What Vitamins Should I Take?
Are the little packs of vitamins at the checkout all you need?
WebMD News Archive
May 22, 2000 -- I often see little packs of vitamins labeled 'especially for men' at check-out counters and I wonder, are they a good idea or just marketing hype? I'd say they're mostly hype. The mini-pack approach to vitamins and herbs usually offers convenience rather than substance or value. And placing them by the check-out counter suggests they're being marketed as an impulse buy -- the same strategy used to sell candy bars or magazines. The time to make decisions about supplements is not while waiting on line or chatting with the cashier.
Your choice of supplement products should be based on an examination of your personal health needs and which products are right for you, rather than an impulse purchase. Of course, that takes a little more time and study.
Paying a little extra for convenience may not be worth it. Here's a rundown on the drawbacks:
- You may not be getting much of anything. The small vitamin packs often have minimal levels of the same nutrients that are much more plentiful in conventionally packaged products.
- The one-shot fix may sound like a good thing, but it doesn't give you the benefit of steady nutrient levels throughout the day. If you're serious about supplements, it's best to spread them out over three meals, or at least take them twice a day.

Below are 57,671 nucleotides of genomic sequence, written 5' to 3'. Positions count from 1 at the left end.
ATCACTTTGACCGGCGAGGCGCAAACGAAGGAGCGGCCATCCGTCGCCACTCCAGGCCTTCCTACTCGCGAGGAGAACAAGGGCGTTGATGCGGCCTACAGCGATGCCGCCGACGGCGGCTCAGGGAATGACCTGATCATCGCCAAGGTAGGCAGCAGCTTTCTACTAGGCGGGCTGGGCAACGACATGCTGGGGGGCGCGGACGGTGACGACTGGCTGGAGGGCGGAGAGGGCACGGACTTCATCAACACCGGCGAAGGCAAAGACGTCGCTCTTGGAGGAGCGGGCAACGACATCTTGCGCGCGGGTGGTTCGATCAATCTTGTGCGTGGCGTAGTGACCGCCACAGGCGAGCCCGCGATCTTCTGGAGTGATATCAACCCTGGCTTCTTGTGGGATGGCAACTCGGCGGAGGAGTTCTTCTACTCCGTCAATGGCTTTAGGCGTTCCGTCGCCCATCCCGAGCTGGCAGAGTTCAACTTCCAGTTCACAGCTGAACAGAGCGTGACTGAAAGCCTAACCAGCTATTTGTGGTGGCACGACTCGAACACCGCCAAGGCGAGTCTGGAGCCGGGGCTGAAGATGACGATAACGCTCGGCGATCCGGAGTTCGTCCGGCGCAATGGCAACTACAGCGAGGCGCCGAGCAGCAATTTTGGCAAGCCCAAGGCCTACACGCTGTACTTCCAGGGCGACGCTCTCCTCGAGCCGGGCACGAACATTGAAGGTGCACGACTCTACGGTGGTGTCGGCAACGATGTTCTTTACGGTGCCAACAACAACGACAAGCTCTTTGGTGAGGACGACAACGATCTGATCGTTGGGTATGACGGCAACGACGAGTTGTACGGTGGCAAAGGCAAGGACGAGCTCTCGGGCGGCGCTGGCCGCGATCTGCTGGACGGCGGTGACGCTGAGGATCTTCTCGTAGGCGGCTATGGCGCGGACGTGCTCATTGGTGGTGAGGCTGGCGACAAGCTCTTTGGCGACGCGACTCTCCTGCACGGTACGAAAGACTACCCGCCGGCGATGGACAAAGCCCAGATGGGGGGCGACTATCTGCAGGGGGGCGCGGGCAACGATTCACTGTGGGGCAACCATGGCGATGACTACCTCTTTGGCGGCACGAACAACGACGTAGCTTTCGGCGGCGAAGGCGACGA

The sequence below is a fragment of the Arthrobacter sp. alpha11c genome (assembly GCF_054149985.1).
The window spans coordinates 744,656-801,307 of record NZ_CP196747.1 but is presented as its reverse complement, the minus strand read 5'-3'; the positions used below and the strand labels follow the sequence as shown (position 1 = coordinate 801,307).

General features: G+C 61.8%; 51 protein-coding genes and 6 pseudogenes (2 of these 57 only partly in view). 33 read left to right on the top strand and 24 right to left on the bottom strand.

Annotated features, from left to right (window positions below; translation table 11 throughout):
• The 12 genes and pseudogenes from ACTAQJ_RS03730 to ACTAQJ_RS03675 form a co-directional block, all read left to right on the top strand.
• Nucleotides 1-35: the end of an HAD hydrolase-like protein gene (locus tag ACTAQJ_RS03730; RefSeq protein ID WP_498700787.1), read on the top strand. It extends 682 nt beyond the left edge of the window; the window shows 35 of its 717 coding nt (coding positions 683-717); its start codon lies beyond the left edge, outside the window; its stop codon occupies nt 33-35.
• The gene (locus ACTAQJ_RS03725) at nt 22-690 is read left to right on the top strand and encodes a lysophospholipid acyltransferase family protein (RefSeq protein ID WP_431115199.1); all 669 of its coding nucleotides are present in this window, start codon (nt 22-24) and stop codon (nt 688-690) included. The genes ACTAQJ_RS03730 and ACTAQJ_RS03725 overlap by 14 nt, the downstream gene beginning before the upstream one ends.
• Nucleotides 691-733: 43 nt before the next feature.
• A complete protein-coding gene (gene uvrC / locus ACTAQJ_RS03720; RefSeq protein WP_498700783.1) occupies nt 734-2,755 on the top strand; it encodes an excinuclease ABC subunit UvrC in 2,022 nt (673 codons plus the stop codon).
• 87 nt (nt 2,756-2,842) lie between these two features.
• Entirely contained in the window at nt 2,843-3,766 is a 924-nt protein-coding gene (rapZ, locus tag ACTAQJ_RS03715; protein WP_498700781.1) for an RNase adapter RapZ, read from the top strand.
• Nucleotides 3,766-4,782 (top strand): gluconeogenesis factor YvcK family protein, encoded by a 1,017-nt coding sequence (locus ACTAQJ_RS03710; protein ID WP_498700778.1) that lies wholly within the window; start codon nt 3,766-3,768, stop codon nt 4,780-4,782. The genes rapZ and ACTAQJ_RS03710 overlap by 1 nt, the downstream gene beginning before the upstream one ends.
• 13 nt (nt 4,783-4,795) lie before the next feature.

- "Energy" supplements are usually stimulants that can be potentially harmful. For example, ephedra (the plant source of ephedrine) is often touted as an energy-boosting herb. It can cause liver and kidney damage and high blood pressure, among other complications. Panax ginseng, also promoted as an energy booster, can cause side effects such as anxiety and insomnia with long-term use.
- Many of the supplement packets labeled "for men" may be unnecessary for you or misleadingly hyped. Many packets contain a little extra zinc, or perhaps the herbs saw palmetto or Pygeum africanum. These can support prostate function and sexual health in middle-aged and older men who are vulnerable to certain problems, but only if taken consistently on a long-term basis. They are not particularly beneficial to younger men, and are certainly not one-time performance enhancers for men of any age.